skip navigation

New Legislation Related to Affordable Housing

Lack of affordable housing is among the most pressing issues facing Washington State. A household is considered cost-burdened when 30% or more of its gross income is dedicated to housing. Statewide, over 51% of renters are cost-burdened and nearly 234,000 households are severely cost-burdened — or paying over 50% of income toward housing.  When the federal government’s proposed housing policies include dramatically cutting funding for affordable housing programs, the burden is increasingly on state and local governments to come up with solutions.

This past session, the legislature passed a handful of new laws intended to promote the development of affordable housing and to address the affordability crisis. This blog post briefly summarizes some of the new options available to local governments and developers.

Disposal of Surplus Government Property at a Discount for Affordable Housing: 3SHB 2382

Effective June 7 of this year, 3SHB 2382 enables state agencies and local governments to dispose of surplus property at no or low cost to developers to construct affordable housing.

Municipalities must typically receive fair market value for surplus properties. Allowing the sale of surplus property at a discounted rate will open up more land for development of affordable housing. In King County alone, the assessor has identified more than 300 county-owned properties larger than 20,000 sf within a quarter-mile of transit.

Allowing for Smaller Residences: HB 1085

In HB 1085, the legislature amended the state building code and related planning statutes to allow local governments to reduce the minimum dimensions of habitable spaces in single-family residential units below the standards set forth in the state building code.This bill is intended to enable the development of smaller, more affordable homes, sometimes called tiny homes.

RCW 19.27.060(2) now reads, in relevant part:

The legislative body of a county or city… may adopt amendments [to its local regulations implementing the state building code] that eliminate any minimum gross floor area requirement for single-family detached dwellings or that provide a minimum gross floor area requirement below the minimum performance standards and objectives contained in the state building code.

Exempting Emergency Housing from Impact Fees: SHB 2538

In SHB 2538, the legislature amended RCW 82.02.090(1) to exempt emergency housing for the homeless and domestic violence victims from any requirement to pay impact fees. State law already gives local governments the option to adopt exemptions from impact fees for non-emergency, low-income housing (subject to certain restrictions). See RCW 82.02.060(2)-(3).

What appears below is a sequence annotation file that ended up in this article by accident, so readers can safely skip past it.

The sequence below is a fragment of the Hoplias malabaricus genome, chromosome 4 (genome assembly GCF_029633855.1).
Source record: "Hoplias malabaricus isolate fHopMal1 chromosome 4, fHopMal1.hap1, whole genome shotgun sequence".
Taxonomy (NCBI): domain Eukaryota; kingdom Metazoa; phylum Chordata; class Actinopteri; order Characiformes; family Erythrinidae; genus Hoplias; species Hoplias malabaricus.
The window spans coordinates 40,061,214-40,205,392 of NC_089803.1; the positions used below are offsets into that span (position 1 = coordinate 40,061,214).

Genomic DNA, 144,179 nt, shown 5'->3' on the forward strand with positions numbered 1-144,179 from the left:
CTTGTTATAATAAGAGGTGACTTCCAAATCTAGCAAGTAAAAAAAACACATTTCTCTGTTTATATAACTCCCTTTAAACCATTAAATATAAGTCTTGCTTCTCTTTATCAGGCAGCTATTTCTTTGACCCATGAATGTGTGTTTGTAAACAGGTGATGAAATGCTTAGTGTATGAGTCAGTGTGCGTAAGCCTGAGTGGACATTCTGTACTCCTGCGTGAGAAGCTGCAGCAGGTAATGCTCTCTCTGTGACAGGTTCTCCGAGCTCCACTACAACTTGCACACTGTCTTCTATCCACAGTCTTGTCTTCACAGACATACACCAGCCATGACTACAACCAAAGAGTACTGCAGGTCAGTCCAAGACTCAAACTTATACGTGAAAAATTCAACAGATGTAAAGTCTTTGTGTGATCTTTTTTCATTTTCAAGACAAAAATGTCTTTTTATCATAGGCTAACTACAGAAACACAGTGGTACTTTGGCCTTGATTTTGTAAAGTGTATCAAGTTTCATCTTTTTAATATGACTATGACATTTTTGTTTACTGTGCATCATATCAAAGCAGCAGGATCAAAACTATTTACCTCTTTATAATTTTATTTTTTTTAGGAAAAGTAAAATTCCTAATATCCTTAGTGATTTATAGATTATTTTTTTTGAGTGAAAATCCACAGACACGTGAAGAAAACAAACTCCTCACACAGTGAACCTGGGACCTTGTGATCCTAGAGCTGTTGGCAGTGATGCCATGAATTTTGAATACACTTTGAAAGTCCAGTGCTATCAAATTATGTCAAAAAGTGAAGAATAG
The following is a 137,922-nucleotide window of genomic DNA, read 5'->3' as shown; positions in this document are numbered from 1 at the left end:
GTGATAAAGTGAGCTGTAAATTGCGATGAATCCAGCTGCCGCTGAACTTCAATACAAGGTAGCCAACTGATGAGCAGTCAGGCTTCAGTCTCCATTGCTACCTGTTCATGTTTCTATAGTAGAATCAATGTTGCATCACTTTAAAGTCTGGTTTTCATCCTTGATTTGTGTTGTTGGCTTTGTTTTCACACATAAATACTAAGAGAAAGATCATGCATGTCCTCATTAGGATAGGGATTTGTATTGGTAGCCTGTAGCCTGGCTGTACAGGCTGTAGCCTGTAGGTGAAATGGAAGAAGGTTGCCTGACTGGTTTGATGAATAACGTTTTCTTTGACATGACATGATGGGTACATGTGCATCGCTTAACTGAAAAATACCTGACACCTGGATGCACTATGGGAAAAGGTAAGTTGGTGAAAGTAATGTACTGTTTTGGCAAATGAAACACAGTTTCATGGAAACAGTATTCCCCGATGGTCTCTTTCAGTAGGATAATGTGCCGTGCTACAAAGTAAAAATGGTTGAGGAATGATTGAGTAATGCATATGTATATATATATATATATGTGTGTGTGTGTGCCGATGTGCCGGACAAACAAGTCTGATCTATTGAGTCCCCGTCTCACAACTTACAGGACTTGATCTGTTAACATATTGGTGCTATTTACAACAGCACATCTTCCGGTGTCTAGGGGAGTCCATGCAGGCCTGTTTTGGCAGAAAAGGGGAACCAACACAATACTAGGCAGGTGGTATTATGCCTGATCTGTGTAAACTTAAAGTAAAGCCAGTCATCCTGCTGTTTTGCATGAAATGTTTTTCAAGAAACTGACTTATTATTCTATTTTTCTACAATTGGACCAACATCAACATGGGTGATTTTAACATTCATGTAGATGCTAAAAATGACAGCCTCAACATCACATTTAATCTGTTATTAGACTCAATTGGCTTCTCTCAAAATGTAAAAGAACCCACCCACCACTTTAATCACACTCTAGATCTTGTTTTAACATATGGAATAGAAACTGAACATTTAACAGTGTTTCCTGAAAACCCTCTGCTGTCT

Exempting Certain Property Intended for Low-Income Housing from Property Taxes: ESSB 5143

ESSB 5143 exempts real property owned by a nonprofit entity from state and local property taxes when that land is being used for developing or redeveloping low-income residential housing. In particular, this law extends the exemption to community land trusts where the land remains in the ownership of the nonprofit but is leased to low-income households.

Increased Funding Available for Affordable Housing and Homelessness: E2SHB 1570

In E2SHB 1570, the legislature made permanent the $40 recording fee surcharge intended to raise funds for homelessness and affordable housing. It also increased the surcharge amount to $62. A portion of the surcharge is provided to counties to put toward their homeless housing program and a portion goes to the state to be deposited in the Home Security Fund Account. The funds must be used for specific purposes, and data collection requirements and metrics are incorporated to determine whether the funds are addressing the homelessness problem.

The legislature also increased funding appropriated to the state’s Housing Trust Fund to $107 million in the capital budget — up from $72 million in the previous capital budget.

Additional Provisions

In addition to the laws summarized above, the legislature adopted provisions to protect tenants against source-of-income discrimination (HB 2578), among other actions to assist low-income and other vulnerable populations with regard to housing. These articles summarize some of these additional measures:


For more information on affordable housing, see the following:

Questions? Comments?

If you have a comment about this blog post, please contact me at or leave a comment below. If you have questions about this or other local government issues, please use our Ask MRSC form or call us at (206) 625-1300 or (800) 933-6772.

MRSC is a private nonprofit organization serving local governments in Washington State. Eligible government agencies in Washington State may use our free, one-on-one Ask MRSC service to get answers to legal, policy, or financial questions.

Photo of Jill Dvorkin

About Jill Dvorkin

Jill joined MRSC as a legal consultant in June 2016 after working for nine years as a civil deputy prosecuting attorney for Skagit County. At Skagit County, Jill advised the planning department on a wide variety of issues including permit processing and appeals, Growth Management Act (GMA) compliance, code enforcement, SEPA, legislative process, and public records. Jill was born and raised in Fargo, ND, then moved to Bellingham to attend college and experience a new part of the country (and mountains!). She earned a B.A. in Environmental Policy and Planning from Western Washington University and graduated with a J.D. from the University of Washington School of Law in 2003.